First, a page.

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How Space Suits Are Evolving for Missions Beyond the Moon

Early astronauts donned jet-pilot-style uniforms. Soon they'll wear Tron-inspired gear.

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Neil Armstrong wore this classic suit on July 20, 1969, during his historic moonwalk.
This story appears in the August 2017 issue of National Geographic magazine.

On Earth, clothes make the man—and woman. In space, they’re the key to survival. Whether helping astronauts enter Earth orbit, walk on the moon, pilot a space shuttle, or travel to Mars, space suits must serve several vital functions: provide oxygen, control temperature, permit movement, power communications, and protect against solar radiation.

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The Z-2 is the newest prototype, with a bubble helmet, hard upper torso, rear-entry hatch, and Tron-inspired styling.


But fashion is fickle, and technology grows apace. Space historian Roger Launius says the first suits were based on what jet pilots wore. Over time they’ve evolved into autonomous modules that help astronauts negotiate the inky expanse, gather samples, and work on the International Space Station.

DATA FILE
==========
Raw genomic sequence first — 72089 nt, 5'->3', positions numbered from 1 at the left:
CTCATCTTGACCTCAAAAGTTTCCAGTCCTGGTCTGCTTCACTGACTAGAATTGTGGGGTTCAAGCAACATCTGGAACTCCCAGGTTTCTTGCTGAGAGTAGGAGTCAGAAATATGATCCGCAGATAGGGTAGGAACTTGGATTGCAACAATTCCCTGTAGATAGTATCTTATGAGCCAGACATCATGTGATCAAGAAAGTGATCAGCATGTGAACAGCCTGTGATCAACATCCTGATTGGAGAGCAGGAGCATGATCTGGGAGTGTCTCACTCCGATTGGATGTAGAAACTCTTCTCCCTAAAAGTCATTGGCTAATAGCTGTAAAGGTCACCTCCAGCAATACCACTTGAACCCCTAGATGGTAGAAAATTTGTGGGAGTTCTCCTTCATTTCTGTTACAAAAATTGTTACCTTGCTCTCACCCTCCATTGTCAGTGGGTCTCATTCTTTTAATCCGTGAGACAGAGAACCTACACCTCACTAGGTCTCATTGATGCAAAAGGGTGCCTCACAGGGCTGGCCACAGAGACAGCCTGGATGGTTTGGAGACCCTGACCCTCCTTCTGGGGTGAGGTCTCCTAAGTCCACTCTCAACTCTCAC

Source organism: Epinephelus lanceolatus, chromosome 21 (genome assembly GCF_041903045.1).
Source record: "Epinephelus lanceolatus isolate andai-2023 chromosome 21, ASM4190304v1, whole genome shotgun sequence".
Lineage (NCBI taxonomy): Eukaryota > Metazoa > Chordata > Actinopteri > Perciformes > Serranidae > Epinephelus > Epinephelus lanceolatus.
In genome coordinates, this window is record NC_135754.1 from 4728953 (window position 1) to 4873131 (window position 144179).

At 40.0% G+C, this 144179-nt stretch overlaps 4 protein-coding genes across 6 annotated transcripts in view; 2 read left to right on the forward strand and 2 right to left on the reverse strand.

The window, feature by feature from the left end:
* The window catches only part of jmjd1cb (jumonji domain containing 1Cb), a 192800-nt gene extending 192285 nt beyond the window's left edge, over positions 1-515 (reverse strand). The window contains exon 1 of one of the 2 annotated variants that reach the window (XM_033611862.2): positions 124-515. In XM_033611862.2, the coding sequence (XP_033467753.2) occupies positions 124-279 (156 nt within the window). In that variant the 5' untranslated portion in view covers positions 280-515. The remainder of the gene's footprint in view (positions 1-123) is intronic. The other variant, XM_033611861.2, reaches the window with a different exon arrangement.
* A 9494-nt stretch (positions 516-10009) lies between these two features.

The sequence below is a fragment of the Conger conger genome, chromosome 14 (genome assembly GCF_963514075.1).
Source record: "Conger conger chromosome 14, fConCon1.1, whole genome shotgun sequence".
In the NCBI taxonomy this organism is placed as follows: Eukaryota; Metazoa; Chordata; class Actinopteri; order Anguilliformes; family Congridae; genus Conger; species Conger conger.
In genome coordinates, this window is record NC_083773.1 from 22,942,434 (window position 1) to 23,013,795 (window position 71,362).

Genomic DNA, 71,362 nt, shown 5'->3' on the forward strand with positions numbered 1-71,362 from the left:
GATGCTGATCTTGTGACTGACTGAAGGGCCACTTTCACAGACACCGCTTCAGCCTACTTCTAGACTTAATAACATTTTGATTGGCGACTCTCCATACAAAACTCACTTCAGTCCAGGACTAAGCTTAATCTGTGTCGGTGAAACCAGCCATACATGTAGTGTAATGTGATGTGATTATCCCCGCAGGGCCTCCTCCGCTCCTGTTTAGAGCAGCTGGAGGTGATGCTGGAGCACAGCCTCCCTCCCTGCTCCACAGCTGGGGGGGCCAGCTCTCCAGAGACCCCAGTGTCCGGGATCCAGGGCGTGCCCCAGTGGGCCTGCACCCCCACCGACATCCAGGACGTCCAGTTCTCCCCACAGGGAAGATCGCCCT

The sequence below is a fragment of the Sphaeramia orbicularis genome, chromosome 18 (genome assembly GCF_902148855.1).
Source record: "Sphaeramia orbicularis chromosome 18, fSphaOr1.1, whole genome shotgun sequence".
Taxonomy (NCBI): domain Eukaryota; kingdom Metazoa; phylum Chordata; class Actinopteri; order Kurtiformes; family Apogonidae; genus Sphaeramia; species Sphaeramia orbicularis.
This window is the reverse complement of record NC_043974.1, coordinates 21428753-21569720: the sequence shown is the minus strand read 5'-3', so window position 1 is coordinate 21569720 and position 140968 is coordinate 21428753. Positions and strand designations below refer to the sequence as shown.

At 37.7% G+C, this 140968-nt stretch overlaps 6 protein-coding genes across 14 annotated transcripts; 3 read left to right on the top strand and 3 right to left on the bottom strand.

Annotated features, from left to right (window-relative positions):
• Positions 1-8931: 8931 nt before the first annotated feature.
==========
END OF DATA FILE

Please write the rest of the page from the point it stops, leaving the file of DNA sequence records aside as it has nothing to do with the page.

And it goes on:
Yet in some ways they’ve hardly changed. Now as then, a space suit is essentially a gas-filled, human-shaped covering. (Exceptions include the form-fitting suits Dava Newman is developing at MIT and the high-mobility models Pablo de León is designing at the University of North Dakota.)

Launius says a hard-shell suit is optimal but impractical. “So you’ve always had suits that can be pressurized, unpressurized, and folded up. The downside is that, when inflated, they look like the Stay Puft Marshmallow Man.”

The next step: a suit that’s easy to get into and out of. “We also need one for both zero gravity and a surface with some gravity, like Mars,” says Launius. He concedes that those goals may be mutually exclusive. But why not shoot for the moon?

A Suit for all Missions

Mercury/Gemini: The first space suits were modified U.S. Navy jet-aircraft pressure suits. Neoprene-coated nylon lined the inside; aluminized nylon covered the exterior.

Apollo: Custom-tailored for a single lunar mission, with boots made for moonwalking, Apollo-era suits were the first equipped with a life-support system.

EMU: The Extravehicular Mobility Unit has been NASA’s workhorse suit for some 30 years, allowing astronauts to function in Earth orbit and build the ISS.

Z-1, Z-2: These prototypes are being tested for use on the moon, asteroids, and Mars. They need to be lighter, more flexible, and more durable than previous suits.



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